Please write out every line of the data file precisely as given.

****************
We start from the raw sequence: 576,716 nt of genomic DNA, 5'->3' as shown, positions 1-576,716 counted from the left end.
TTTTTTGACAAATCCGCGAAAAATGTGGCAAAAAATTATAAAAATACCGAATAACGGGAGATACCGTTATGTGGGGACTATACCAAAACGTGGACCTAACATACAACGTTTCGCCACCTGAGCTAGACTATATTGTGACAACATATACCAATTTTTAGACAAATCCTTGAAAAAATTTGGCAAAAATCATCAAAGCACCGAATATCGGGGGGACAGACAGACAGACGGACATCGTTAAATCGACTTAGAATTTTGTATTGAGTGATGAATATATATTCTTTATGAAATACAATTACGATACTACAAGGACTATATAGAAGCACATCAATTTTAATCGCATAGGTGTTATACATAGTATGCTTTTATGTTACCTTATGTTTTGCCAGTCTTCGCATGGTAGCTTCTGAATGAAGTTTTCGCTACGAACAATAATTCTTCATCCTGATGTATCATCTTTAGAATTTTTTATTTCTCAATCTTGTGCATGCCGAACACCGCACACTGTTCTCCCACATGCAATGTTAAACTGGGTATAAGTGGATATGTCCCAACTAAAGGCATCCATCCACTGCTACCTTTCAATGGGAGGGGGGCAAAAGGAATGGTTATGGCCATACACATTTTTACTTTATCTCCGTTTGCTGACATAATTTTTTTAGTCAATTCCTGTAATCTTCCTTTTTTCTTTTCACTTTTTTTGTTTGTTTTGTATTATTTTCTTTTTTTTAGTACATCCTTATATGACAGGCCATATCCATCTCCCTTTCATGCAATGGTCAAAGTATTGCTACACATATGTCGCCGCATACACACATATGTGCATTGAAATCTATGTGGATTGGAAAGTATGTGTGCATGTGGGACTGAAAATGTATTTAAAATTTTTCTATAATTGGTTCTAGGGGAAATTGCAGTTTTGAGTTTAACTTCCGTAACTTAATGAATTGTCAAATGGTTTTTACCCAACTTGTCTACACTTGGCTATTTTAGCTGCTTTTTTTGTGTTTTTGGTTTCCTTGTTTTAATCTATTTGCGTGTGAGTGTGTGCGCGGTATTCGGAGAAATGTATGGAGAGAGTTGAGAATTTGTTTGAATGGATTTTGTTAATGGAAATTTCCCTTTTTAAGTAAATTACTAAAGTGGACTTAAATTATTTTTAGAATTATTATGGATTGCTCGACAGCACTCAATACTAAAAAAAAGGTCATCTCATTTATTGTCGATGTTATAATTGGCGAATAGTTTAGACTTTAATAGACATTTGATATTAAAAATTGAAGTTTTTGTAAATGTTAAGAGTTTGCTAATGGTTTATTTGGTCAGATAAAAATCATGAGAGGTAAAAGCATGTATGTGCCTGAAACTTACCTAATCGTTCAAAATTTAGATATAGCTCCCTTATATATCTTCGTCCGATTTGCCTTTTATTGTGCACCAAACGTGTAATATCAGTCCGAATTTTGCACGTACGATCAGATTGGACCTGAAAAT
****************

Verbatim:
We start from the raw sequence: 576,716 nt of genomic DNA, 5'->3' as shown, positions 1-576,716 counted from the left end.
TTTTTTGACAAATCCGCGAAAAATGTGGCAAAAAATTATAAAAATACCGAATAACGGGAGATACCGTTATGTGGGGACTATACCAAAACGTGGACCTAACATACAACGTTTCGCCACCTGAGCTAGACTATATTGTGACAACATATACCAATTTTTAGACAAATCCTTGAAAAAATTTGGCAAAAATCATCAAAGCACCGAATATCGGGGGGACAGACAGACAGACGGACATCGTTAAATCGACTTAGAATTTTGTATTGAGTGATGAATATATATTCTTTATGAAATACAATTACGATACTACAAGGACTATATAGAAGCACATCAATTTTAATCGCATAGGTGTTATACATAGTATGCTTTTATGTTACCTTATGTTTTGCCAGTCTTCGCATGGTAGCTTCTGAATGAAGTTTTCGCTACGAACAATAATTCTTCATCCTGATGTATCATCTTTAGAATTTTTTATTTCTCAATCTTGTGCATGCCGAACACCGCACACTGTTCTCCCACATGCAATGTTAAACTGGGTATAAGTGGATATGTCCCAACTAAAGGCATCCATCCACTGCTACCTTTCAATGGGAGGGGGGCAAAAGGAATGGTTATGGCCATACACATTTTTACTTTATCTCCGTTTGCTGACATAATTTTTTTAGTCAATTCCTGTAATCTTCCTTTTTTCTTTTCACTTTTTTTGTTTGTTTTGTATTATTTTCTTTTTTTTAGTACATCCTTATATGACAGGCCATATCCATCTCCCTTTCATGCAATGGTCAAAGTATTGCTACACATATGTCGCCGCATACACACATATGTGCATTGAAATCTATGTGGATTGGAAAGTATGTGTGCATGTGGGACTGAAAATGTATTTAAAATTTTTCTATAATTGGTTCTAGGGGAAATTGCAGTTTTGAGTTTAACTTCCGTAACTTAATGAATTGTCAAATGGTTTTTACCCAACTTGTCTACACTTGGCTATTTTAGCTGCTTTTTTTGTGTTTTTGGTTTCCTTGTTTTAATCTATTTGCGTGTGAGTGTGTGCGCGGTATTCGGAGAAATGTATGGAGAGAGTTGAGAATTTGTTTGAATGGATTTTGTTAATGGAAATTTCCCTTTTTAAGTAAATTACTAAAGTGGACTTAAATTATTTTTAGAATTATTATGGATTGCTCGACAGCACTCAATACTAAAAAAAAGGTCATCTCATTTATTGTCGATGTTATAATTGGCGAATAGTTTAGACTTTAATAGACATTTGATATTAAAAATTGAAGTTTTTGTAAATGTTAAGAGTTTGCTAATGGTTTATTTGGTCAGATAAAAATCATGAGAGGTAAAAGCATGTATGTGCCTGAAACTTACCTAATCGTTCAAAATTTAGATATAGCTCCCTTATATATCTTCGTCCGATTTGCCTTTTATTGTGCACCAAACGTGTAATATCAGTCCGAATTTTGCACGTACGATCAGATTGGACCTGAAAAT